Two U.S. lawmakers have asked executives at Chinese telecom companies ZTE and Huawei to explain their connection to the Chinese government out of concern that the companies' products represent a risk to U.S. national security.
Representatives Mike Rogers, a Michigan Republican, and C.A. "Dutch" Ruppersberger, a Maryland Democrat, asked for the companies' "interactions and relationships" with several Chinese government agencies, including the Ministry of National Defense and the Ministry of State Security, in letters to executives of the two companies sent Monday.
It's important for the lawmakers, both senior members of the U.S. House of Representatives Intelligence Committee, to understand the links between the two companies and the Chinese government, said Rogers, chairman of the committee. Huawei and ZTE have cooperated with a committee investigation, and the committee hopes to receive more information about the "influence of the Chinese government" in their businesses, he said in a statement released Wednesday.
"I remain concerned about the national security threat posed by the potential expansion of Huawei and ZTE into our telecommunications infrastructure," Rogers added. "We must get to the bottom of these issues before the companies have further access to our market."
In their letter to Hauwei executives, the lawmakers asked about the company's Communist Party Committee and what influence it has on business operations. The lawmakers also asked for a list of Hauwei's U.S. contracts, and for the amount of funding the Chinese government has provided to Hauwei for research and development.
Rogers and Ruppersberger also asked for details about the military career of Hauwei's founder, Ren Zhengfei.
In the ZTE letter, the lawmakers asked about a "favorable" US$15 billion loan to the company from the China Development Bank, and they asked if the Chinese government has ever ordered ZTE to provide it information. The two also ask about ZTE's statements to the committee in May that it has no knowledge of any cybersecurity incidents at the company.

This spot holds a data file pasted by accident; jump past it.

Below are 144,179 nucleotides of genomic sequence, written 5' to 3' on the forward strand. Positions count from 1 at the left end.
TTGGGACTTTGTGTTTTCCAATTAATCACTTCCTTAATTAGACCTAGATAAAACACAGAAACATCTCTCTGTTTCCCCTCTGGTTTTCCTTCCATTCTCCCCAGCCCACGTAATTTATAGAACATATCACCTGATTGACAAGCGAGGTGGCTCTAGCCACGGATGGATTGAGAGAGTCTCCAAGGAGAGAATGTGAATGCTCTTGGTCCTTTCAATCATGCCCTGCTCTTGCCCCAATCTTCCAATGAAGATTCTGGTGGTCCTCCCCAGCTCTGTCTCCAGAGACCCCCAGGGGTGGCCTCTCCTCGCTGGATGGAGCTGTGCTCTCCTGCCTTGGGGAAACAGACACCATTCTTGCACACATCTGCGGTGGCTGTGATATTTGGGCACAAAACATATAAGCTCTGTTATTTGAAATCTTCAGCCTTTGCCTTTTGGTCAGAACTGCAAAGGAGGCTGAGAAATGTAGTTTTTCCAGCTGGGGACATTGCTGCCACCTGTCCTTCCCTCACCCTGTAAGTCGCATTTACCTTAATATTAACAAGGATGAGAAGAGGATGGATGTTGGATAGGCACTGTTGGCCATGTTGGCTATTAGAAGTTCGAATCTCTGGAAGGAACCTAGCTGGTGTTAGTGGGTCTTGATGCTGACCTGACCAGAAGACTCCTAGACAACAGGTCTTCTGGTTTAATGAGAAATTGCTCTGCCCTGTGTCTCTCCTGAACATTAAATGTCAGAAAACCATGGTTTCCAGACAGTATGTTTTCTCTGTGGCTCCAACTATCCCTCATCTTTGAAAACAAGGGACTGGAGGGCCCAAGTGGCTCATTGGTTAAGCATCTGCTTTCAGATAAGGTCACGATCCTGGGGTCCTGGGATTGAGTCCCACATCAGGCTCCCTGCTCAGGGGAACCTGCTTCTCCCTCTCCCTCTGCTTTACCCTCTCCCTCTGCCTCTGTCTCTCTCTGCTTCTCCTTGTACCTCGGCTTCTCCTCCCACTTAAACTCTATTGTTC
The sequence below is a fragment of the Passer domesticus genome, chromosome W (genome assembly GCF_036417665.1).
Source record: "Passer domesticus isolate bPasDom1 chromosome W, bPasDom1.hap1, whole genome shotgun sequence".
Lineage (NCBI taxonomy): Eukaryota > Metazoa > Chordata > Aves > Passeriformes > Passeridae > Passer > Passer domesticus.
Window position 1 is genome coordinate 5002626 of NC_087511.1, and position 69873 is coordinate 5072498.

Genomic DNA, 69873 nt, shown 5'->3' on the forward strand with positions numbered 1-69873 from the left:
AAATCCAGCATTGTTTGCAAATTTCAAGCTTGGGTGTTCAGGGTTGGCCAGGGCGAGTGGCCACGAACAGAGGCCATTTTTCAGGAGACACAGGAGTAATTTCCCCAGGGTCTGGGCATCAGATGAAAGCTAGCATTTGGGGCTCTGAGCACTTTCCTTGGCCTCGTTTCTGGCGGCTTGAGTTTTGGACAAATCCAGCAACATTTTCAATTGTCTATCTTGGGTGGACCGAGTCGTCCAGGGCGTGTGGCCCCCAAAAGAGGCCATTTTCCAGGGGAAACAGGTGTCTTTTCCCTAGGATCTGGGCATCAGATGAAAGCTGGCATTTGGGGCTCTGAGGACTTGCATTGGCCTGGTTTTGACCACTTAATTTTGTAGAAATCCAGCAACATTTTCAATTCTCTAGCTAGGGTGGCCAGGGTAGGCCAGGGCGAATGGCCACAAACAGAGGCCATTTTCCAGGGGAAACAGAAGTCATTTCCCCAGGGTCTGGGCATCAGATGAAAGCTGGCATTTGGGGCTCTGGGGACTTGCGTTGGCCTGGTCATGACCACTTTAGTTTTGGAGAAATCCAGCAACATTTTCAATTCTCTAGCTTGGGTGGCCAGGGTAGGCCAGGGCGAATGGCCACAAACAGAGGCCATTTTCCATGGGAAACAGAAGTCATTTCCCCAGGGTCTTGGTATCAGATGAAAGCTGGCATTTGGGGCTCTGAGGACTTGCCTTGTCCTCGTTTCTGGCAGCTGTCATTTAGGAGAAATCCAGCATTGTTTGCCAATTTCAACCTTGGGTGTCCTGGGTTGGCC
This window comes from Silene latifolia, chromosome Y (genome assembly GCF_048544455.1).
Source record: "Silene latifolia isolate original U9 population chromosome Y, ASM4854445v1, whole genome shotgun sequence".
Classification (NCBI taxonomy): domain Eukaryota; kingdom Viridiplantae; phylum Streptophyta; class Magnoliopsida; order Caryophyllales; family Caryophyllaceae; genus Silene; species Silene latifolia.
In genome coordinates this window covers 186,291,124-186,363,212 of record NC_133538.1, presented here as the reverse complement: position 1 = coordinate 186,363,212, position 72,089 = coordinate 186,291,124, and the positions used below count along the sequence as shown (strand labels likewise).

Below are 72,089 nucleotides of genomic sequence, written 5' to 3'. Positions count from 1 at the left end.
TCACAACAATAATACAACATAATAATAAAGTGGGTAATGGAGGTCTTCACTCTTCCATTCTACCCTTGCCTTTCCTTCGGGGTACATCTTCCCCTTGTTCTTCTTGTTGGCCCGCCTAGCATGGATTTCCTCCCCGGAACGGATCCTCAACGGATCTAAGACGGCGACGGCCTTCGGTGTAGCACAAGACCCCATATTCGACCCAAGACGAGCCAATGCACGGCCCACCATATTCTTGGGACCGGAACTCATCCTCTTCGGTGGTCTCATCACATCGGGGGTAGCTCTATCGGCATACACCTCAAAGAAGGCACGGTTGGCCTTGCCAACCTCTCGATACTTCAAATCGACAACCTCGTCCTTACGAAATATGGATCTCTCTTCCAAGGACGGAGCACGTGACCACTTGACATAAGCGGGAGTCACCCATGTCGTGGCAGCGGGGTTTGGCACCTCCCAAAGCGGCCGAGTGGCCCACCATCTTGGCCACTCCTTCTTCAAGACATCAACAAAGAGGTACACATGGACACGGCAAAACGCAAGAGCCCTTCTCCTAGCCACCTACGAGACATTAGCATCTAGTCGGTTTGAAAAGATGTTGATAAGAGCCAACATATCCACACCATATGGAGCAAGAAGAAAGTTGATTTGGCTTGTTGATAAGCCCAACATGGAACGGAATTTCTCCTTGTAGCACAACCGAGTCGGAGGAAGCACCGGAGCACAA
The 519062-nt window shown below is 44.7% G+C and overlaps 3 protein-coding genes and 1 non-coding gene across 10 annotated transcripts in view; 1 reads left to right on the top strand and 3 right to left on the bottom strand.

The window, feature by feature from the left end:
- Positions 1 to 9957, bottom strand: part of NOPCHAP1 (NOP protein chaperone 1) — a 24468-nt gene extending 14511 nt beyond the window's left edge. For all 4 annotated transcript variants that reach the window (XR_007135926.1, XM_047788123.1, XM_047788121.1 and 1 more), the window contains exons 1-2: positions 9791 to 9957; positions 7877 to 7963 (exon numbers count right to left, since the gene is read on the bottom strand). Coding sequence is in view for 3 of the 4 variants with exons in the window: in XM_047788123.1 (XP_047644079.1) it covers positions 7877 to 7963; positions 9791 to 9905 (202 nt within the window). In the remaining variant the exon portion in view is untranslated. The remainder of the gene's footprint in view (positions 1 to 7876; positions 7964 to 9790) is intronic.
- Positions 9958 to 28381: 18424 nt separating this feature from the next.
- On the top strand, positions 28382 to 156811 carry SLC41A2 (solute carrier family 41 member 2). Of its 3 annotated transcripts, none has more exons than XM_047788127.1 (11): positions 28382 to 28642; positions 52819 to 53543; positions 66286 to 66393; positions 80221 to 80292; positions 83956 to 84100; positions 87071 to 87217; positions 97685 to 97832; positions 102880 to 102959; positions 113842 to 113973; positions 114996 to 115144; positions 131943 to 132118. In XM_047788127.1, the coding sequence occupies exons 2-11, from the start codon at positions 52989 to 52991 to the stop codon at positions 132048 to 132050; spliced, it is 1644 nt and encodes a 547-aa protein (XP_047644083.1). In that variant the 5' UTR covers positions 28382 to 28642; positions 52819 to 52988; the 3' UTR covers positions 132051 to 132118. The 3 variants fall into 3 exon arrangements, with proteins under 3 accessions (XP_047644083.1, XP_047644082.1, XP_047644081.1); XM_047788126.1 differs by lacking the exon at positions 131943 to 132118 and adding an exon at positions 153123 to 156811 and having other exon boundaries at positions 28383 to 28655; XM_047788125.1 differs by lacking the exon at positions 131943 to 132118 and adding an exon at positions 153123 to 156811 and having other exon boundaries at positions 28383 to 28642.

"To your knowledge, has ZTE ever been the victim of a cyber incident whereby a non-ZTE employee or other company attempted to retrieve ZTE's intellectual property by maliciously exploiting ZTE's networks?" the letter asked
The lawmakers also asked about ZTE's relationship to Zhongxingxin, its largest shareholder and a company controlled by the Chinese government.
A ZTE representative said the company is committed to "remaining transparent, candid, and cooperative" throughout the U.S. inquiry.
Huawei didn't respond to a request for a comment.
Committee members have met with representatives both companies in Hong Kong this year. The committee appreciated the "candid" discussion and an opportunity for additional dialog, Ruppersberger said.
"As I told these companies directly, the security of our telecommunications infrastructure and networks is one of my biggest concerns," he said in statement. "While I appreciate the need for international competition, it is my responsibility to look critically at foreign companies, especially those whose government continues to conduct cyber espionage against U.S. enterprises."
(Michael Kan in Beijing contributed to this report.)